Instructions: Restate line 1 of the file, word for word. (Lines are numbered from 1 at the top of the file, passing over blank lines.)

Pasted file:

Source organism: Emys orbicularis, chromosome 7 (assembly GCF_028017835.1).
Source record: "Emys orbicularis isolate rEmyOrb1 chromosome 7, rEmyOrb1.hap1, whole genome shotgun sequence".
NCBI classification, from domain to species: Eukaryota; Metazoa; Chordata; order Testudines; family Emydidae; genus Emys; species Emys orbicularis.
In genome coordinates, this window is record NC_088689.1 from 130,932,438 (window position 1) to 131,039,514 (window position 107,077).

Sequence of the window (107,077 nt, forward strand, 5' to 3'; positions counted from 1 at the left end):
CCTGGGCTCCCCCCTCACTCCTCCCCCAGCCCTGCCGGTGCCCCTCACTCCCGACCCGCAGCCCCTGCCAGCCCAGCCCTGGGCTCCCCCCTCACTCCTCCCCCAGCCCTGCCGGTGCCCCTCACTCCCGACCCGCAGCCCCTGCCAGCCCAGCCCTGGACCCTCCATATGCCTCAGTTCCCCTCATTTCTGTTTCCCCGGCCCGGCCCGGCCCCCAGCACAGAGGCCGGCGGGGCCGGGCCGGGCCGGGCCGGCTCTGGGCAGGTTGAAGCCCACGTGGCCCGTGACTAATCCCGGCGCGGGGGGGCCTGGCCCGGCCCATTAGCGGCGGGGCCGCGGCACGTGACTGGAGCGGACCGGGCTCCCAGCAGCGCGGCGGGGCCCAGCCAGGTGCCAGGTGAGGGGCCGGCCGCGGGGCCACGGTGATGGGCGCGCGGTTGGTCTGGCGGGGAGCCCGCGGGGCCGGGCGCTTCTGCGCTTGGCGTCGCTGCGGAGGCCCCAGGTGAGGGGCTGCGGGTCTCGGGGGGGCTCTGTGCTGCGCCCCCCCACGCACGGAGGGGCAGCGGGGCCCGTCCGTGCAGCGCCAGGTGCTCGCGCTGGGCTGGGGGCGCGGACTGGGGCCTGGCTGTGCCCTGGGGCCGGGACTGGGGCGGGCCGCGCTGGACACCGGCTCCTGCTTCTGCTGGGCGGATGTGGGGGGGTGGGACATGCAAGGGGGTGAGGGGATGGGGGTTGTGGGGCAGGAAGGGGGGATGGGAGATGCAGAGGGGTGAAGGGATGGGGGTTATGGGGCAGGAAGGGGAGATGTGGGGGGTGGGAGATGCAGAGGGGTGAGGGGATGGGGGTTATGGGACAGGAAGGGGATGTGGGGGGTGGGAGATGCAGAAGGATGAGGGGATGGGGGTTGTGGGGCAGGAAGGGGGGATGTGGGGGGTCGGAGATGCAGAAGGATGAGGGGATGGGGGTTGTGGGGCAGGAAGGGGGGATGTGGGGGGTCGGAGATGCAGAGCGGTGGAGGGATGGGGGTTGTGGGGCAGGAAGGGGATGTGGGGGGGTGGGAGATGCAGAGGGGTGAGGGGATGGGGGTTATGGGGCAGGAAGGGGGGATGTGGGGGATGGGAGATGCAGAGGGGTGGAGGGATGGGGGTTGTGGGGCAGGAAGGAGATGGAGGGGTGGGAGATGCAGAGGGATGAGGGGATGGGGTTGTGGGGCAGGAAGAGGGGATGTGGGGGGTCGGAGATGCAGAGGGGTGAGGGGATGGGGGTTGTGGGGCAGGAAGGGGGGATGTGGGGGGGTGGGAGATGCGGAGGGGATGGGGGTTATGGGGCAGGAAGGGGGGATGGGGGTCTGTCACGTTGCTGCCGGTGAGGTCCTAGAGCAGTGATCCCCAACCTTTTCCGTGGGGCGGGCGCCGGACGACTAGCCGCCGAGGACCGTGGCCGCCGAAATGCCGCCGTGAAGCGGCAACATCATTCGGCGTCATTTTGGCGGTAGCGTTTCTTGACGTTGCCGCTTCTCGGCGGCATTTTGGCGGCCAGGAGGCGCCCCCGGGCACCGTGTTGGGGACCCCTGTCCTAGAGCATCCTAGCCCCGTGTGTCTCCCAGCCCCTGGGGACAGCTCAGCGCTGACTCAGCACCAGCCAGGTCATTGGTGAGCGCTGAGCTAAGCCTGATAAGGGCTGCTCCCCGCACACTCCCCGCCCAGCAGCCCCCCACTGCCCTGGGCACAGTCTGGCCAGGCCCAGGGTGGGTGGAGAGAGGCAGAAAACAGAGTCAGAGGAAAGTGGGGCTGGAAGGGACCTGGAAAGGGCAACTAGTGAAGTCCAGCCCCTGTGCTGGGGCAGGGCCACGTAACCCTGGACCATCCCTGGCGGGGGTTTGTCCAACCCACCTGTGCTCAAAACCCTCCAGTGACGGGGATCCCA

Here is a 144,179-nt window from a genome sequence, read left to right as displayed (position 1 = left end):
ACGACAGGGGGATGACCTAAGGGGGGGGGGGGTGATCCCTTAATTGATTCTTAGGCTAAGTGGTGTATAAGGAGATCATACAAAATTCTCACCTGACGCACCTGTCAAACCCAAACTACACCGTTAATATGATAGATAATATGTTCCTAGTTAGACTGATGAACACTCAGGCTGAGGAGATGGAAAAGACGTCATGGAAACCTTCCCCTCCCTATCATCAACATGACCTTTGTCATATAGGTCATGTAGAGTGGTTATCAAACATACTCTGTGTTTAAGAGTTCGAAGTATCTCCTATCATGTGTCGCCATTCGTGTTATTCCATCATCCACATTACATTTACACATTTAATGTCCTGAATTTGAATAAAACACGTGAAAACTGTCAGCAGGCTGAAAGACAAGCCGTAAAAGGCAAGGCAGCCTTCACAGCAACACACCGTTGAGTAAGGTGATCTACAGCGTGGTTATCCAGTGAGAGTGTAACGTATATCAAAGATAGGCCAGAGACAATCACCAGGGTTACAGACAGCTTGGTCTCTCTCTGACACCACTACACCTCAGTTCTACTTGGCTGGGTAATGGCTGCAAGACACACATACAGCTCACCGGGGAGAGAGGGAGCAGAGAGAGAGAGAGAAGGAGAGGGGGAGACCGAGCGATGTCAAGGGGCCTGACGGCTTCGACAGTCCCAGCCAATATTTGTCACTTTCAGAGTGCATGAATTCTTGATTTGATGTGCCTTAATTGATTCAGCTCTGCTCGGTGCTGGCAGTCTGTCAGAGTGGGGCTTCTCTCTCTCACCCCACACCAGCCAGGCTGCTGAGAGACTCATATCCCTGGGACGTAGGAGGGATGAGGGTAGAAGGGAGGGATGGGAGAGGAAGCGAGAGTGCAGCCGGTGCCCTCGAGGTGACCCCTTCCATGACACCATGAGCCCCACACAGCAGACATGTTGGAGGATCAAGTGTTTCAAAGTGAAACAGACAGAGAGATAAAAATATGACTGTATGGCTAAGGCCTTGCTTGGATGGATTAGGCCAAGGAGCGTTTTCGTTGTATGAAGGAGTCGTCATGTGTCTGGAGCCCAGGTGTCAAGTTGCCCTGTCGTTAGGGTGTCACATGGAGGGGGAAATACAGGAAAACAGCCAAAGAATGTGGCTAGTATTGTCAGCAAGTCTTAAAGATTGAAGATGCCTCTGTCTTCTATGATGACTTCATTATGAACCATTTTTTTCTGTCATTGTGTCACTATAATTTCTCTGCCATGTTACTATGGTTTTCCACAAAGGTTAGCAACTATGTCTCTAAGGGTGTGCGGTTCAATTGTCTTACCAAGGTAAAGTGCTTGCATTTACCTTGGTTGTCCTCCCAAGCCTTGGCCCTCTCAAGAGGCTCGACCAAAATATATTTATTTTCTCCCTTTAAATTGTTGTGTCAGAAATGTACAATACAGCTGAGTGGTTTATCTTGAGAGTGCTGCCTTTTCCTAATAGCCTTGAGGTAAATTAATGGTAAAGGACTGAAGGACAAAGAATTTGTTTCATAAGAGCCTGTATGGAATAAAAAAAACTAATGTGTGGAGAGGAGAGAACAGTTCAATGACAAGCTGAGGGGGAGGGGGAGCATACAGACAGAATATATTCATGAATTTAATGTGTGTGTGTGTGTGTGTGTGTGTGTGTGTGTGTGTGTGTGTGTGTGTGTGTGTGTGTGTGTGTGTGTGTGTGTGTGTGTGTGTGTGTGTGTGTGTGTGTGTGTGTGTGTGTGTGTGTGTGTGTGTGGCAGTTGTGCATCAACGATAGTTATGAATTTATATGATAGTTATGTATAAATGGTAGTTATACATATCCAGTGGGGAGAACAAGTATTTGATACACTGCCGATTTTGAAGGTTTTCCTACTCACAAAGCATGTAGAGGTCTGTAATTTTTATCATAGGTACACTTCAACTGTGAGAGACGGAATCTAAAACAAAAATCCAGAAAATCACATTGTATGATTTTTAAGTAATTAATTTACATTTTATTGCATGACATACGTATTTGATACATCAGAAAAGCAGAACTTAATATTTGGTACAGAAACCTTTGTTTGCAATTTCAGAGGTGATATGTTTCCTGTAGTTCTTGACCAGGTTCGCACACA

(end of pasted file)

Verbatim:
Source organism: Emys orbicularis, chromosome 7 (assembly GCF_028017835.1).